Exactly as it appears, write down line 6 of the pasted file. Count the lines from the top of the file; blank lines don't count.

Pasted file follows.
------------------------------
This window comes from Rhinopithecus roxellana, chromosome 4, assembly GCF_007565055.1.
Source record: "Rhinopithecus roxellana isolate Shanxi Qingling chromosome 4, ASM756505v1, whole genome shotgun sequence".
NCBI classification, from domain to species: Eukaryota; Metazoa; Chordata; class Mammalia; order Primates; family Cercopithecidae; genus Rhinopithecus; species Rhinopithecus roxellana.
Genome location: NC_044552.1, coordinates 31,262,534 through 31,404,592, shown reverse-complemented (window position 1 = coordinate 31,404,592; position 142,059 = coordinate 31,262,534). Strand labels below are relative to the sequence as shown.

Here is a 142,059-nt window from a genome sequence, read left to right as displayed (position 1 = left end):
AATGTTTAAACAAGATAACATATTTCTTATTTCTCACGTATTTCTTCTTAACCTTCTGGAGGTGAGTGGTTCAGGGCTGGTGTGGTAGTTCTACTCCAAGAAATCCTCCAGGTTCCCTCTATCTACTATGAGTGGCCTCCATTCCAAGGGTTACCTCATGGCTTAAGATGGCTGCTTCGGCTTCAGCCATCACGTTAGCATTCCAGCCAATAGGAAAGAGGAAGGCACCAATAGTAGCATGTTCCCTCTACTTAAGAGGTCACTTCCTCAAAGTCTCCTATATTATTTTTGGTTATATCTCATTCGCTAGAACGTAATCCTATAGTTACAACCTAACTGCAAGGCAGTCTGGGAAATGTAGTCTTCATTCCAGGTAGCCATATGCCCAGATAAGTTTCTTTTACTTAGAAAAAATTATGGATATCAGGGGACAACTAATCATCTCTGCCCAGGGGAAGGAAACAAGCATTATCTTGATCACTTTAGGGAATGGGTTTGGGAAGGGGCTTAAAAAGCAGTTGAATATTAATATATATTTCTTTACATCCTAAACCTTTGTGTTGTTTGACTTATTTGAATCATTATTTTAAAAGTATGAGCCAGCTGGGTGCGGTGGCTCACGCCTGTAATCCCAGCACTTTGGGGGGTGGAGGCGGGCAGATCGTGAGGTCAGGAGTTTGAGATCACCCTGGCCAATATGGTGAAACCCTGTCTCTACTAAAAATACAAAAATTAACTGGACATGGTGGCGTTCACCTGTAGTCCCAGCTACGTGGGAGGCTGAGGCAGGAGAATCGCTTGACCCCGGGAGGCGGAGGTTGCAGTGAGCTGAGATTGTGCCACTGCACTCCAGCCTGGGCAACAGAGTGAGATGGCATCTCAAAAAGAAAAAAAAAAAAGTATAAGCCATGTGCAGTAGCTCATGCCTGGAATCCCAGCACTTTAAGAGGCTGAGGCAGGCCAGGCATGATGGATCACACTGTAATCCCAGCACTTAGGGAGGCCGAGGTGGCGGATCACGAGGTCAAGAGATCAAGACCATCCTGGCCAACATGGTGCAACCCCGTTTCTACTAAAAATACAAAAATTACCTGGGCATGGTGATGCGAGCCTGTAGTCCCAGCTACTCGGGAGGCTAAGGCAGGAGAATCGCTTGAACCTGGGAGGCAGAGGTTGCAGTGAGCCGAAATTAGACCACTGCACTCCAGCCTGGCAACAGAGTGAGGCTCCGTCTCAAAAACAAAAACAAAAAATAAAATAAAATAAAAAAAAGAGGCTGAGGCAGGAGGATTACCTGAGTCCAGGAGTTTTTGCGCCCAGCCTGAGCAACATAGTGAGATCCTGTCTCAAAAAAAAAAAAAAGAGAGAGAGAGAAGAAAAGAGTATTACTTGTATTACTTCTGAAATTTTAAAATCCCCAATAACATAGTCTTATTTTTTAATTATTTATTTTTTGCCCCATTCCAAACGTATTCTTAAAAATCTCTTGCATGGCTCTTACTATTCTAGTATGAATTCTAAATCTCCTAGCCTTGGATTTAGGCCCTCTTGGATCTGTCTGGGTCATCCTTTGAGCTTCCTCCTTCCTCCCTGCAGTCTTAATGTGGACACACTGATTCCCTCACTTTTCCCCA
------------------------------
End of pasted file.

AATGTTTAAACAAGATAACATATTTCTTATTTCTCACGTATTTCTTCTTAACCTTCTGGAGGTGAGTGGTTCAGGGCTGGTGTGGTAGTTCTACTCCAAGAAATCCTCCAGGTTCCCTCTATCTACTATGAGTGGCCTCCATTCCAAGGGTTACCTCATGGCTTAAGATGGCTGCTTCGGCTTCAGCCATCACGTTAGCATTCCAGCCAATAGGAAAGAGGAAGGCACCAATAGTAGCATGTTCCCTCTACTTAAGAGGTCACTTCCTCAAAGTCTCCTATATTATTTTTGGTTATATCTCATTCGCTAGAACGTAATCCTATAGTTACAACCTAACTGCAAGGCAGTCTGGGAAATGTAGTCTTCATTCCAGGTAGCCATATGCCCAGATAAGTTTCTTTTACTTAGAAAAAATTATGGATATCAGGGGACAACTAATCATCTCTGCCCAGGGGAAGGAAACAAGCATTATCTTGATCACTTTAGGGAATGGGTTTGGGAAGGGGCTTAAAAAGCAGTTGAATATTAATATATATTTCTTTACATCCTAAACCTTTGTGTTGTTTGACTTATTTGAATCATTATTTTAAAAGTATGAGCCAGCTGGGTGCGGTGGCTCACGCCTGTAATCCCAGCACTTTGGGGGGTGGAGGCGGGCAGATCGTGAGGTCAGGAGTTTGAGATCACCCTGGCCAATATGGTGAAACCCTGTCTCTACTAAAAATACAAAAATTAACTGGACATGGTGGCGTTCACCTGTAGTCCCAGCTACGTGGGAGGCTGAGGCAGGAGAATCGCTTGACCCCGGGAGGCGGAGGTTGCAGTGAGCTGAGATTGTGCCACTGCACTCCAGCCTGGGCAACAGAGTGAGATGGCATCTCAAAAAGAAAAAAAAAAAAGTATAAGCCATGTGCAGTAGCTCATGCCTGGAATCCCAGCACTTTAAGAGGCTGAGGCAGGCCAGGCATGATGGATCACACTGTAATCCCAGCACTTAGGGAGGCCGAGGTGGCGGATCACGAGGTCAAGAGATCAAGACCATCCTGGCCAACATGGTGCAACCCCGTTTCTACTAAAAATACAAAAATTACCTGGGCATGGTGATGCGAGCCTGTAGTCCCAGCTACTCGGGAGGCTAAGGCAGGAGAATCGCTTGAACCTGGGAGGCAGAGGTTGCAGTGAGCCGAAATTAGACCACTGCACTCCAGCCTGGCAACAGAGTGAGGCTCCGTCTCAAAAACAAAAACAAAAAATAAAATAAAATAAAAAAAAGAGGCTGAGGCAGGAGGATTACCTGAGTCCAGGAGTTTTTGCGCCCAGCCTGAGCAACATAGTGAGATCCTGTCTCAAAAAAAAAAAAAAGAGAGAGAGAGAAGAAAAGAGTATTACTTGTATTACTTCTGAAATTTTAAAATCCCCAATAACATAGTCTTATTTTTTAATTATTTATTTTTTGCCCCATTCCAAACGTATTCTTAAAAATCTCTTGCATGGCTCTTACTATTCTAGTATGAATTCTAAATCTCCTAGCCTTGGATTTAGGCCCTCTTGGATCTGTCTGGGTCATCCTTTGAGCTTCCTCCTTCCTCCCTGCAGTCTTAATGTGGACACACTGATTCCCTCACTTTTCCCCA